Wednesday, August 16, 2006

Cost of Delay

There is a cost to everything. Sometimes prices are stable. Other times prices rise. Once in a while prices drop.

The premium charged for health insurance, particularly individual health insurance, is not the only factor affecting affordability.

More often than not, the one factor that most fail to account for is their health.

Your health can change from one day to the next.

Here are a few examples.

Don was considering leaving his job and striking out on his own. He started looking at plans but figured he had time and could afford to wait.

Don left his job last month. He is still trying to decide. Last week he visited the doctor for a routine physical. Turns out his cholestorol reading was 350.

He was immediately put on cholesterol lowering meds.

Now when Don applies for health insurance his premium will be 20 - 45% higher or he may find that the carrier will refuse to cover any treatment for high cholesterol and any related illness.

The cost of waiting as it turns out is quite high.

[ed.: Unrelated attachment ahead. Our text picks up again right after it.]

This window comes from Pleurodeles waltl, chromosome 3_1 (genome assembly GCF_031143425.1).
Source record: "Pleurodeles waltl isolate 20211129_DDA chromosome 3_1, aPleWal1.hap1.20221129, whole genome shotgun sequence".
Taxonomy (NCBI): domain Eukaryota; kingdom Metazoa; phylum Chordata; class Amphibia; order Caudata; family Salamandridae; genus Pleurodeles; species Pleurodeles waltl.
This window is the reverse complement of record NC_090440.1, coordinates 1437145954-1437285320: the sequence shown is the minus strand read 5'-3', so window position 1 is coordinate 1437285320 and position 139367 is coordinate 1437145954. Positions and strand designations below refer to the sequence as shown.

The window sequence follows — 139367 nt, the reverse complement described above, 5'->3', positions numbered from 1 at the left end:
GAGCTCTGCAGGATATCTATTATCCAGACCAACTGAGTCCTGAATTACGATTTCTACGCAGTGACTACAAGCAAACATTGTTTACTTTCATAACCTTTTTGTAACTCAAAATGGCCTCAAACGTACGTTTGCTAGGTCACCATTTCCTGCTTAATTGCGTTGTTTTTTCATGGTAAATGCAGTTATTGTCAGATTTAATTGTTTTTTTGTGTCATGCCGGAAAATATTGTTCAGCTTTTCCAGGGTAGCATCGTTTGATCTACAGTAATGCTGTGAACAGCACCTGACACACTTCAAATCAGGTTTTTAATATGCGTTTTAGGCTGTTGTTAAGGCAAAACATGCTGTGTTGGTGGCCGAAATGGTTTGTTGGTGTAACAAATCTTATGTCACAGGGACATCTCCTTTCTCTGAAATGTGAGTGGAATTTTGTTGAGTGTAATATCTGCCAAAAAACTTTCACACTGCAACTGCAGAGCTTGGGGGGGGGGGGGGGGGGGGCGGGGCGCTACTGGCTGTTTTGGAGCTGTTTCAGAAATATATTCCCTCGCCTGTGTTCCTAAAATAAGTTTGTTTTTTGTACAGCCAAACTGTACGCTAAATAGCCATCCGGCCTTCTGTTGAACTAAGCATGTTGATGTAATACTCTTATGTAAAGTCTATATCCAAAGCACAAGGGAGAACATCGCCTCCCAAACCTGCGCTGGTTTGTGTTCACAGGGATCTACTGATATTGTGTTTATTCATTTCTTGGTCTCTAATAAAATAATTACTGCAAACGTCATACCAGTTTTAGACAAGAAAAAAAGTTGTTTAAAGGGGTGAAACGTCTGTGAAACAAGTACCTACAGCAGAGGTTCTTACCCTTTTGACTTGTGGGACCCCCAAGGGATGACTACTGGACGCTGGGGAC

Karen started looking in January. She was on COBRA which was due to run out in August. No rush. She could have made a change in January and saved about $100 per month over her COBRA coverage. She could even have a carrier that will cover her cholesterol treatment.

Karen chose to wait.

In April she had surgery to remove a kidney stone. All is fine now.

Except her search for coverage has changed dramatically.

The carrier who would accept her before without restriction on cholesterol treatment now refuses to offer a policy.

Every other carrier she will consider will not cover kidney stones for a minimum of 2 years.

She does have a conversion option. The premium for conversion is $900 per month.

The plan she wanted in January was $250 per month.

Her kidney stone operation was $15,000. Now when she takes a policy she will have to hope she doesn't have additional problems with kidney stones.

Karen's decision to wait could cost her plenty.
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